4 August 2016



This is a rather splendid example of a giallo film, which for those not in the know means an Italian-produced murder mystery flick, most popular during the 1970s, which may also contain elements of slasher horror and eroticism. That's about it in a nutshell, haha, except to say that you could do worse than study up on the works of directors Lucio Fulci, Dario Argento and Mario Bava if you want to see some of the films that made the genre famous.

I love this film. What basically happens in it is that everyone's sleeping with everyone else behind everyone else's back and then someone gets killed. Giallo in a nutshell once more...! All the women are beautiful in that casually sexy Continental way that we Irish women couldn't hope to attain if we lived for a hundred years, and the men are mostly dark and hairy and middle-aged and authoritative and very, very sexy.

The murder victim (this is a murder mystery giallo, not a horror giallo!) is a gorgeous young student called Francoise Pigaut. She's stabbed to death in a wooded local park, which isn't very nice, and her lifeless corpse rolls down a muddy hill and comes to rest with arms and legs akimbo, her pretty face staring sightlessly up at the sky.

The men of the press are only too happy to film her in that ignominious position for the evening news, and there's no shortage of salacious speculation regarding whether or not she was raped. The press do like a nice juicy rape or sex scandal, as we already know all too well...!

The interesting thing is, though, that a man wearing a beige raincoat (do they come in any other colour...?) is seen legging it away from the scene of the crime as if the hounds of hell are chasing him. The cops don't waste any time tracking down their man. At least, they think it's their man. Me, I ain't sayin' nuthin.'

The murder of the pretty young Francoise impacts heavily on the Marchi family. There's Daddy Marchi, or Alessandro, who may or may not be cheating on his stunning wife, Maria. Mammy Marchi has a secret or two of her own, however, and their daughter Sarah Marchi has rather a serious thing for a local musician called Giorgio, played by 'Seventies heart-throb Helmut Berger.

Giorgio has a big fat bee in his bonnet, however, and he seems preoccupied and even tormented by other unknown concerns, even during his intensely passionate sex scene with Sarah, who gets the bum's rush from Giorgio pretty much the instant he pops his cork, if you get me, heh-heh-heh. She's not too happy about this but what can she do? Guy's obviously got summat major on his mind.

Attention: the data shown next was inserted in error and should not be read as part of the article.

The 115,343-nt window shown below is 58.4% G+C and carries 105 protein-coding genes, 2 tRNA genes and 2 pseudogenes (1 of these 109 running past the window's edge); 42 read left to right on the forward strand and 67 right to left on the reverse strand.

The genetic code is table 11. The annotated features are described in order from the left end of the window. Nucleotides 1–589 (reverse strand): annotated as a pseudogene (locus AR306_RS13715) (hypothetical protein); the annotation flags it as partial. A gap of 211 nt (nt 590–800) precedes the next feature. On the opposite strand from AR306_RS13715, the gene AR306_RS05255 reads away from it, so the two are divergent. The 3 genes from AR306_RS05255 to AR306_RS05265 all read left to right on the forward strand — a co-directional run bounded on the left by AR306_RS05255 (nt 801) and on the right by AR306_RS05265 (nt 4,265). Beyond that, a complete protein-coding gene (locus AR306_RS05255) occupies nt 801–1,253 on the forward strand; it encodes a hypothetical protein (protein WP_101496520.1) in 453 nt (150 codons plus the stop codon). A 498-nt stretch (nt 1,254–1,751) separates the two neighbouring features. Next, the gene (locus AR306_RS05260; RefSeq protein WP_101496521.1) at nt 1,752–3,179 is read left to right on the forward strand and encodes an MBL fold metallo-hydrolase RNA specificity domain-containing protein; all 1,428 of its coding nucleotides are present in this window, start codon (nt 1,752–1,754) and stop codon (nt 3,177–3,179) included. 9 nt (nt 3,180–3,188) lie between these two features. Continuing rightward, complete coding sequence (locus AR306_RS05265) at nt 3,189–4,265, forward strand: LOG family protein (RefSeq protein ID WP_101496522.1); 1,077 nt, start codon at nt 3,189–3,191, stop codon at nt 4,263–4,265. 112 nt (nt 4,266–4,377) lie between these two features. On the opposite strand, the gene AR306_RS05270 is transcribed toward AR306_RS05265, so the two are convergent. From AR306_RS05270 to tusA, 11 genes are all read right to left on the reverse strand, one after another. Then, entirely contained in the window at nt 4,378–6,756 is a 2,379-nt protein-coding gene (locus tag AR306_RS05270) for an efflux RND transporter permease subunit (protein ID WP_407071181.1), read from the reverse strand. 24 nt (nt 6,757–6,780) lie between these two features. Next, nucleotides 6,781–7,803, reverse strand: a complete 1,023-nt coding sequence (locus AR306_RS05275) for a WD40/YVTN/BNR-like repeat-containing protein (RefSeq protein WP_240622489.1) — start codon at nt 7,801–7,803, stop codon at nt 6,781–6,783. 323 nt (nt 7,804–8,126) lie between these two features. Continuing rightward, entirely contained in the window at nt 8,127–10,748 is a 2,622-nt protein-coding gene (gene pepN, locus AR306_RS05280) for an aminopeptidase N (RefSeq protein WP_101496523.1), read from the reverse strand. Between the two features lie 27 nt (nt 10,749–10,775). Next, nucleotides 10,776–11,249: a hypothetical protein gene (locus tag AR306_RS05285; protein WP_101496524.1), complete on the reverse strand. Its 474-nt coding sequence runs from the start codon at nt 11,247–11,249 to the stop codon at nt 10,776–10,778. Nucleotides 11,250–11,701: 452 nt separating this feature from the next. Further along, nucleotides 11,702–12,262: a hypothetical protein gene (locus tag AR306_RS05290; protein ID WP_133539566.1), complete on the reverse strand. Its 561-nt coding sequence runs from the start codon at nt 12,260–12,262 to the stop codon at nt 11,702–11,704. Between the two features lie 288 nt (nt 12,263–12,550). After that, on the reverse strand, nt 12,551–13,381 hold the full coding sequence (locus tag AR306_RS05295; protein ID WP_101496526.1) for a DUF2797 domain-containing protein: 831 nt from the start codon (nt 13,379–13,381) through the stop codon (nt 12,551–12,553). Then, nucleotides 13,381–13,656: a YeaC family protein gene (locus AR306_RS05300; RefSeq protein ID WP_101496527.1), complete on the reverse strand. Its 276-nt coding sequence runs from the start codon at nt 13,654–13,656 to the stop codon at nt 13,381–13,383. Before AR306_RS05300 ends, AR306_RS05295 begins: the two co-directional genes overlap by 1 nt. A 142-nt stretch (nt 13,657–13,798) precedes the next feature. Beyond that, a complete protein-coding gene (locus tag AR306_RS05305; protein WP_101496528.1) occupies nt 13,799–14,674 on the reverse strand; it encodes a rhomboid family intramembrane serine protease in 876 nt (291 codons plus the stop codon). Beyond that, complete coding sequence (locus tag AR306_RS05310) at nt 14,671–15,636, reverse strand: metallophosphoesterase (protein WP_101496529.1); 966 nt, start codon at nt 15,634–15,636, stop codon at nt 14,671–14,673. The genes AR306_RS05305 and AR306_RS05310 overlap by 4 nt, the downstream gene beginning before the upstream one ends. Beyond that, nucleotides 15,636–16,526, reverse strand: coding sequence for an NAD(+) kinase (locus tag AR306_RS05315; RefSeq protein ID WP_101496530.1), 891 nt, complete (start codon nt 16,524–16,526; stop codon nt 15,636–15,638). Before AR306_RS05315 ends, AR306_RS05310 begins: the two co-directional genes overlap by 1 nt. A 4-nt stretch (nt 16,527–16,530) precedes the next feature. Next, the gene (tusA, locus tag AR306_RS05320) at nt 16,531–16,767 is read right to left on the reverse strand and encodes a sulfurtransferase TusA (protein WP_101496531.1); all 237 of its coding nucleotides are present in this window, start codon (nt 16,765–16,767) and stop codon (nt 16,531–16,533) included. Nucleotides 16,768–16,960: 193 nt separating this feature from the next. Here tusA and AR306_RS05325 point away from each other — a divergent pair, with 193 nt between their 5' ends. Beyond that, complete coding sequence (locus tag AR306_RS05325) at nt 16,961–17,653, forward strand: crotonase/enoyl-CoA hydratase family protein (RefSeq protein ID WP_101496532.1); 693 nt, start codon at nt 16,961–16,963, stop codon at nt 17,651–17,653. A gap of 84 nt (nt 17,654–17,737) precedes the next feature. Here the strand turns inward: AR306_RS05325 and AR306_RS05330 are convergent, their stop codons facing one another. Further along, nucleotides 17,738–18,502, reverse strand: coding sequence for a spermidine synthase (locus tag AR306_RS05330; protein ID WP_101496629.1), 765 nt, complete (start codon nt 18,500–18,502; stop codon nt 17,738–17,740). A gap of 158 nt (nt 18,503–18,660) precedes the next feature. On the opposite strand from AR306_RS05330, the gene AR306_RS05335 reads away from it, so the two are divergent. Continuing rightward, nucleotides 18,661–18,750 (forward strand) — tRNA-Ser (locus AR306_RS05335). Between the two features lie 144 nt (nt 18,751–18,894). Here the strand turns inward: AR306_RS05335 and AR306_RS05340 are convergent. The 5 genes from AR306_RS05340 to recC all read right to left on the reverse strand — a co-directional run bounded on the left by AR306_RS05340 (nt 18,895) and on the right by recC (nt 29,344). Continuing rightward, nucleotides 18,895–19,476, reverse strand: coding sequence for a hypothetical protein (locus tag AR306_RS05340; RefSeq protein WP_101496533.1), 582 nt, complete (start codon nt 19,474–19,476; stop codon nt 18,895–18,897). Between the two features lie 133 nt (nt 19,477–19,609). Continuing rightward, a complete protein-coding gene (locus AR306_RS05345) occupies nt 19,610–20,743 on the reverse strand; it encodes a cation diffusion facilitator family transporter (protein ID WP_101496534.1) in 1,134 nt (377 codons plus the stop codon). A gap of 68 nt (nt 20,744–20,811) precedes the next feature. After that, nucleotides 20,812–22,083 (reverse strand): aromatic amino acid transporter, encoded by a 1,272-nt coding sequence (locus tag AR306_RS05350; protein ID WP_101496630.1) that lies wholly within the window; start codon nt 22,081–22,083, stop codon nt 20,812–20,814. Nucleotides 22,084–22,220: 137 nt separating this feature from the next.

So what- or who- is eating the handsome Giorgio? And have the cops put away the wrong guy for the murder of the lovely Francoise? The plot thickens with the addition of a few interesting little red herrings that have the viewer all conflicted about who actually 'dunnit.'

I myself was all of a tizzy trying to figure out who did what to whom and why, and I'm usually pretty on the ball about these things. Welll, actually, that's a lie. I'm hopeless at figuring out 'whodunnit' in murder mysteries like INSPECTOR MORSE, LEWIS or MIDSOMER MURDERS. 

I generally have to have a friend on standby to explain the denouement of too-complicated plots to me. I seem to have the kind of brain that finds that kind of stuff impossible to follow, haha.

The denouement here is quite exciting, unexpected and not hard to follow at all, however (even for me!), and the visuals are stunning and the music terrific, with a lot of well-known classical stuff thrown in for good measure. 

There's one piece in particular that's played a lot in the film. I don't know the name of the piece or even the composer (excuse my ignorance!) but if you heard it yourself, you'd recognise it straightaway, even if you didn't know the name or the composer either. The soundtrack to this movie would be pretty amazing to listen to, now I come to think of it.

The good news for today is that the lovely people at ARROW VIDEO are releasing this excellent giallo movie on DVD and Blu-Ray on August 22nd this year (2016). It comes complete with a ton of brilliant extra features, including an exclusive introduction by Helmut Berger and an interview with the not at all unattractive Mr. Berger as well.

There are interviews with the director's wife and also with the beautiful Evelyn Stewart, who
plays Maria Marchi in the movie, and you can watch the film with Italian audio and English subtitles, which is handy, or you can choose to go with the English audio if you prefer.

Personally, I wouldn't miss out on the chance to hear Italian spoken really fast by real Italian people. It's such a sexy language! I don't know why people always insist on calling French 'the language of love.' Me, I'd rather be wooed in Italian any day of the week. It does more for me than French ever could, haha.

There's a load of other goodies on there as well, so if you buy the film you're in for a rather scrumptious cinematic treat. Plus there's sex and nudity in it and extremely attractive Italian people behaving in a terribly Italian fashion with each other, as indeed only they can, and sure what else do you want? Watch it. It's a brilliant example of the giallo genre and it's got nice naked boobies in it too. Bob's your Uncle, so...!


Sandra Harris is a Dublin-based novelist, film blogger and movie reviewer. She has studied Creative Writing and Film-Making. She has published a number of e-books on the following topics: horror film reviews, multi-genre film reviews, womens' fiction, erotic fiction, erotic horror fiction and erotic poetry. Several new books are currently in the pipeline. You can browse or buy any of Sandra's books by following the link below straight to her Amazon Author Page:


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